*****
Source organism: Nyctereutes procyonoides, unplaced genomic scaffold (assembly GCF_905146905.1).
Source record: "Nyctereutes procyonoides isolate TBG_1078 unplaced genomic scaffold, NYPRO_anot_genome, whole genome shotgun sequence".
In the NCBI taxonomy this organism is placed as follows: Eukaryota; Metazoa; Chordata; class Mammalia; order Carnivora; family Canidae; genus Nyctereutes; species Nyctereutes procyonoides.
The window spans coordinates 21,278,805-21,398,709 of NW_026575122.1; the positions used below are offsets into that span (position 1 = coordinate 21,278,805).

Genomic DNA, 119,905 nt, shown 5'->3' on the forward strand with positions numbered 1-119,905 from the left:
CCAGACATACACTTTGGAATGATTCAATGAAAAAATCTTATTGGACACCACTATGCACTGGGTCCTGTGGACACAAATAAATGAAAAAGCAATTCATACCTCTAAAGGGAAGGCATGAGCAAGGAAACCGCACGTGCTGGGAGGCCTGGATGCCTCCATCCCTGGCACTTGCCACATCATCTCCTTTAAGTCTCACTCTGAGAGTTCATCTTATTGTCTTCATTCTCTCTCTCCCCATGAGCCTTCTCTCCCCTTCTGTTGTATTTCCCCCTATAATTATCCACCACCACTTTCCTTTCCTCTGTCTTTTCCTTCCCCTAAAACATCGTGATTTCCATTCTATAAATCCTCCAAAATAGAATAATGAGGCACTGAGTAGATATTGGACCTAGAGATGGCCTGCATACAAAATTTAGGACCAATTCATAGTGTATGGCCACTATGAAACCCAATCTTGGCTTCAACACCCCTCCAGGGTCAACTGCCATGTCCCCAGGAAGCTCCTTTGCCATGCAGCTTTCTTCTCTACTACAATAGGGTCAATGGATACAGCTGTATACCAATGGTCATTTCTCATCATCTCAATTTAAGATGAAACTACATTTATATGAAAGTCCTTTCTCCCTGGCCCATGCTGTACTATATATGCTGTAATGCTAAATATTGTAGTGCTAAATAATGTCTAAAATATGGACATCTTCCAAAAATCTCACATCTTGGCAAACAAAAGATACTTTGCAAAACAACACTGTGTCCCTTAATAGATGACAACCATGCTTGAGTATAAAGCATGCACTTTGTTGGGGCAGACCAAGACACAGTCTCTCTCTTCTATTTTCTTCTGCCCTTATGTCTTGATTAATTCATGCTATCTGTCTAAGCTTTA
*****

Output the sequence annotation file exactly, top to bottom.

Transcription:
Source organism: Nyctereutes procyonoides, unplaced genomic scaffold (assembly GCF_905146905.1).
Source record: "Nyctereutes procyonoides isolate TBG_1078 unplaced genomic scaffold, NYPRO_anot_genome, whole genome shotgun sequence".
In the NCBI taxonomy this organism is placed as follows: Eukaryota; Metazoa; Chordata; class Mammalia; order Carnivora; family Canidae; genus Nyctereutes; species Nyctereutes procyonoides.
The window spans coordinates 21,278,805-21,398,709 of NW_026575122.1; the positions used below are offsets into that span (position 1 = coordinate 21,278,805).

Genomic DNA, 119,905 nt, shown 5'->3' on the forward strand with positions numbered 1-119,905 from the left:
CCAGACATACACTTTGGAATGATTCAATGAAAAAATCTTATTGGACACCACTATGCACTGGGTCCTGTGGACACAAATAAATGAAAAAGCAATTCATACCTCTAAAGGGAAGGCATGAGCAAGGAAACCGCACGTGCTGGGAGGCCTGGATGCCTCCATCCCTGGCACTTGCCACATCATCTCCTTTAAGTCTCACTCTGAGAGTTCATCTTATTGTCTTCATTCTCTCTCTCCCCATGAGCCTTCTCTCCCCTTCTGTTGTATTTCCCCCTATAATTATCCACCACCACTTTCCTTTCCTCTGTCTTTTCCTTCCCCTAAAACATCGTGATTTCCATTCTATAAATCCTCCAAAATAGAATAATGAGGCACTGAGTAGATATTGGACCTAGAGATGGCCTGCATACAAAATTTAGGACCAATTCATAGTGTATGGCCACTATGAAACCCAATCTTGGCTTCAACACCCCTCCAGGGTCAACTGCCATGTCCCCAGGAAGCTCCTTTGCCATGCAGCTTTCTTCTCTACTACAATAGGGTCAATGGATACAGCTGTATACCAATGGTCATTTCTCATCATCTCAATTTAAGATGAAACTACATTTATATGAAAGTCCTTTCTCCCTGGCCCATGCTGTACTATATATGCTGTAATGCTAAATATTGTAGTGCTAAATAATGTCTAAAATATGGACATCTTCCAAAAATCTCACATCTTGGCAAACAAAAGATACTTTGCAAAACAACACTGTGTCCCTTAATAGATGACAACCATGCTTGAGTATAAAGCATGCACTTTGTTGGGGCAGACCAAGACACAGTCTCTCTCTTCTATTTTCTTCTGCCCTTATGTCTTGATTAATTCATGCTATCTGTCTAAGCTTTA